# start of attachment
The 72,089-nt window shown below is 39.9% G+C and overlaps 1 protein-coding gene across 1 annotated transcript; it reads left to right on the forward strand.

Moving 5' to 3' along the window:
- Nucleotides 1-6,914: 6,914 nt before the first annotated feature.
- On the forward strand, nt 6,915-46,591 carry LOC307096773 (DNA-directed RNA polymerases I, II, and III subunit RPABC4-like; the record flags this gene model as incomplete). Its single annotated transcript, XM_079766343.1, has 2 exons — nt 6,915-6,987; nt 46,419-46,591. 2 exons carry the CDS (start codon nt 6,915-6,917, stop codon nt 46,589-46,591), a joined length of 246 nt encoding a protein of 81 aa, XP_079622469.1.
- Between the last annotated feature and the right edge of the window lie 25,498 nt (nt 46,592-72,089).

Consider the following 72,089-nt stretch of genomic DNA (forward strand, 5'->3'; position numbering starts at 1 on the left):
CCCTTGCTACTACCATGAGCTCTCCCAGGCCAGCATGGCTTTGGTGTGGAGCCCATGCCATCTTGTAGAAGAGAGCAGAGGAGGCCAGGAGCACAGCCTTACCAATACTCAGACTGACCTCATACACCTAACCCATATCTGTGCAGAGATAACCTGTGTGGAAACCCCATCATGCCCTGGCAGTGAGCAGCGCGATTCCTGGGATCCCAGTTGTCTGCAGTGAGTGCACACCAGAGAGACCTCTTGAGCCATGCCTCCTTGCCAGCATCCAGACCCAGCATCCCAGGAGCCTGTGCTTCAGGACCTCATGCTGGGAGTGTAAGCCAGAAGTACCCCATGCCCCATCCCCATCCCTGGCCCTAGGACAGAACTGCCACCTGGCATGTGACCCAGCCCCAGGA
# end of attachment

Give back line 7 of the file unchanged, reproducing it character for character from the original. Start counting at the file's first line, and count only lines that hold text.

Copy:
CCCTTGCTACTACCATGAGCTCTCCCAGGCCAGCATGGCTTTGGTGTGGAGCCCATGCCATCTTGTAGAAGAGAGCAGAGGAGGCCAGGAGCACAGCCTTACCAATACTCAGACTGACCTCATACACCTAACCCATATCTGTGCAGAGATAACCTGTGTGGAAACCCCATCATGCCCTGGCAGTGAGCAGCGCGATTCCTGGGATCCCAGTTGTCTGCAGTGAGTGCACACCAGAGAGACCTCTTGAGCCATGCCTCCTTGCCAGCATCCAGACCCAGCATCCCAGGAGCCTGTGCTTCAGGACCTCATGCTGGGAGTGTAAGCCAGAAGTACCCCATGCCCCATCCCCATCCCTGGCCCTAGGACAGAACTGCCACCTGGCATGTGACCCAGCCCCAGGA